It took nearly six months for police to arrest the person who stabbed a man in the face during a March bar brawl in Flagami.
Only thing was, the man they arrested — 52-year-old Jorge Crusellas-Sotolongo — was nowhere near the scene on March 31. Now, Crusellas-Sotolongo and his attorney Mark Eiglarsh are demanding institutional change.
“It seems ludicrous that it takes a lawyer from the outside to get them to change policies to force officers to look at available surveillance video that could exonerate an arrestee,” Eiglarsh said in a phone interview.
The Miami-Dade State Attorney’s Office and Crusellas-Sotolongo’s defense agreed to drop the case Monday morning, both sides announced later that day. A review of the security footage from Asturias Liquor & Lounge, 4687 W Flagler St., proved Crusellas-Sotolongo’s innocence.
“We dropped the charges against Mr. Crusellas-Sotolongo because it was the right thing to do,” Miami-Dade State Attorney Katherine Fernandez Rundle said in a statement. “None but the guilty benefit when an innocent person is wrongfully charged and jailed.”
Crusellas-Sotolongo had no intention of spending the night of Sept. 28 in jail. But that’s exactly what happened after the victim falsely identified Eiglarsh’s client as the knife-wielder and he was subsequently charged with aggravated battery. Miami police took him to jail.
“I used to weigh 185 pounds,” Crusellas-Sotolongo told reporters through a translator at a Monday news conference. “Now I weigh 155 — horrible. I was put in a place with a lot of people. I’ve never been arrested before in this country..”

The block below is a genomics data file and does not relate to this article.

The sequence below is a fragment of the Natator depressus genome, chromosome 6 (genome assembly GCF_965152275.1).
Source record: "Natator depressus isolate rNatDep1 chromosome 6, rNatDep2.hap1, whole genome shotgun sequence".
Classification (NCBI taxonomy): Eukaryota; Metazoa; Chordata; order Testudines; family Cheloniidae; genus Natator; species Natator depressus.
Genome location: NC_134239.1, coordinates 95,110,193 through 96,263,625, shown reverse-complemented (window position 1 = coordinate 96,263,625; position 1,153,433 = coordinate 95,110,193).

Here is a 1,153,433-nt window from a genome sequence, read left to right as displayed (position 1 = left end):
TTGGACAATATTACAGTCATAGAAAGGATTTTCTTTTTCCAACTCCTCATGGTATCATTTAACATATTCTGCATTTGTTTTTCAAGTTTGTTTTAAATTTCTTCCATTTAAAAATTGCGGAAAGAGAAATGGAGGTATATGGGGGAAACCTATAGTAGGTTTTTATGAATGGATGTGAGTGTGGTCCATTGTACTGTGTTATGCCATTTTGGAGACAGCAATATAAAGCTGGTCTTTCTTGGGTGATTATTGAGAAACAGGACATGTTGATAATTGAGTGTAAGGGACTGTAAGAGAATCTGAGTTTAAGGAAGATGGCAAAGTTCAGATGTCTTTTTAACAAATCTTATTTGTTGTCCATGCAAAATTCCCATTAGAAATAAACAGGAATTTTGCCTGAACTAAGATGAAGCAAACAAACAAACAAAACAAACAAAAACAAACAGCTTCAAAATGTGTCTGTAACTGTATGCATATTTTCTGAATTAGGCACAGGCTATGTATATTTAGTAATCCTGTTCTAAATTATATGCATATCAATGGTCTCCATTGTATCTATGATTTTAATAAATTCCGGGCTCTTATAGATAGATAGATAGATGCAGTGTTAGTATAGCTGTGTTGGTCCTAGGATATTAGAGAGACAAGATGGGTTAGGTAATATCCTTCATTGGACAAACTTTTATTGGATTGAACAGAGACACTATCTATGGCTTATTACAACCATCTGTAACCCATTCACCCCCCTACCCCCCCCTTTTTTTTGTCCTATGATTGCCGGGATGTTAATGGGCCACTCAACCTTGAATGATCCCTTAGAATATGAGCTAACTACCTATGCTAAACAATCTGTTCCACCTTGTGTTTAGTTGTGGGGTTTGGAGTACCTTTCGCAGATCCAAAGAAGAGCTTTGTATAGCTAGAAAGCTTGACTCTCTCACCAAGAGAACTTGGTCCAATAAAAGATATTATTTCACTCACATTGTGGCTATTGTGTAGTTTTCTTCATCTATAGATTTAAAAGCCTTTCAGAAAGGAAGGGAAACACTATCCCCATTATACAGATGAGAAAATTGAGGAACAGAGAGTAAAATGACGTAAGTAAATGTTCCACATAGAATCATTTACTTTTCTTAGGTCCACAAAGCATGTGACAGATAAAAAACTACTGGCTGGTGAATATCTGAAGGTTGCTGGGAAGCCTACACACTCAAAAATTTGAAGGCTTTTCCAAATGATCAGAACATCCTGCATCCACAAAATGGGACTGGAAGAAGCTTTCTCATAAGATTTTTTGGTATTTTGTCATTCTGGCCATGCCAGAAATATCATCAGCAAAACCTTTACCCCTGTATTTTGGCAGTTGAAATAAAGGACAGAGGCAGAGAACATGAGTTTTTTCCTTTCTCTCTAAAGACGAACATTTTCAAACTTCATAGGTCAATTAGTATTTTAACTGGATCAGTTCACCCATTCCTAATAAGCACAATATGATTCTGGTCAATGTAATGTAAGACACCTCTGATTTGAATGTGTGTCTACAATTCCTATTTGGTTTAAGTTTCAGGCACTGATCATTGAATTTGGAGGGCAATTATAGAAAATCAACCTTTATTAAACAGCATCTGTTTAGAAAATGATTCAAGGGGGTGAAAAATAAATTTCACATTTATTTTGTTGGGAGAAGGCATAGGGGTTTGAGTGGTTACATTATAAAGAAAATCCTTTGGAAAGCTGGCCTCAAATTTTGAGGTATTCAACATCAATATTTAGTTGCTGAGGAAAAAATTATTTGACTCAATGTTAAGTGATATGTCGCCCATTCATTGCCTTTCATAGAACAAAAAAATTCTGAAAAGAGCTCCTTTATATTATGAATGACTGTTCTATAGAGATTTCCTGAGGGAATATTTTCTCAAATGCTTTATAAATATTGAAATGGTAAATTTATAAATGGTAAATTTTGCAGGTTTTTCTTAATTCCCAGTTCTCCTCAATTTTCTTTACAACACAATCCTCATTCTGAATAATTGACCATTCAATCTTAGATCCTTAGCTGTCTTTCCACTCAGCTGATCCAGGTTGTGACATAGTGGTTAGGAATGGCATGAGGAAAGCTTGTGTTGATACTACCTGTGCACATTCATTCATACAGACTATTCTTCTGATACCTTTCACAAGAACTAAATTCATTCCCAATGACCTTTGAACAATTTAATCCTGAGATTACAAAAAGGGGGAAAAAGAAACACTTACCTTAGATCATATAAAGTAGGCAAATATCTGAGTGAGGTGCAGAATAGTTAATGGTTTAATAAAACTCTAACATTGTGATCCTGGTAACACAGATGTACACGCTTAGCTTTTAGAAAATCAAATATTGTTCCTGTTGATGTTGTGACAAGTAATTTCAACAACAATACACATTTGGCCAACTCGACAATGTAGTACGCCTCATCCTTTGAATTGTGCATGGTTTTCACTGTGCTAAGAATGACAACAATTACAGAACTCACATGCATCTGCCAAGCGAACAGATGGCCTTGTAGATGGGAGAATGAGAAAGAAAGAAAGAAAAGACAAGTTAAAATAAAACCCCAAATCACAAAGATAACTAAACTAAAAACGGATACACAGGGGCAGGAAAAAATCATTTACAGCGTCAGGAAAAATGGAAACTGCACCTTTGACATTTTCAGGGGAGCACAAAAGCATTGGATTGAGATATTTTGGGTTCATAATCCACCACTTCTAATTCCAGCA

A review of Miami police Departmental Orders shows that the complaint investigator’s responsibilities include examining “all related photographs and technologies which utilize digital, audio, and video recordings.” Eiglarsh, however, says police are not required to check security footage before making an arrest.
To him, that doesn’t make sense.
“It seems like its common sense,” Eiglarsh said. “My 13-year-old couldn’t understand why they wouldn’t do it.”
Now Eiglarsh and Crusellas-Sotolongo, who his attorney says spent “thousands of dollars in bail and legal fees,” want to make sure this doesn’t happen again. Eiglarsh said he has spoken with Capt. Sean MacDonald, Miami police’s Deputy Commander of the Professional Compliance Section, who assured him that the agency is reviewing their policy. MacDonald and Miami PD declined to comment.
In the interim, Crusellas-Sotolongo, a father of two with two grandchildren, must adjust to life with a blemished record. While he and Eiglarsh are exploring the possibility filing a civil suit, the attorney says the time and money might not be worth it.
“Mere negligence is not enough,” Eiglarsh said, predicting their defense, “that under the law, it takes a lot more than that to be able to recover from a police agency.”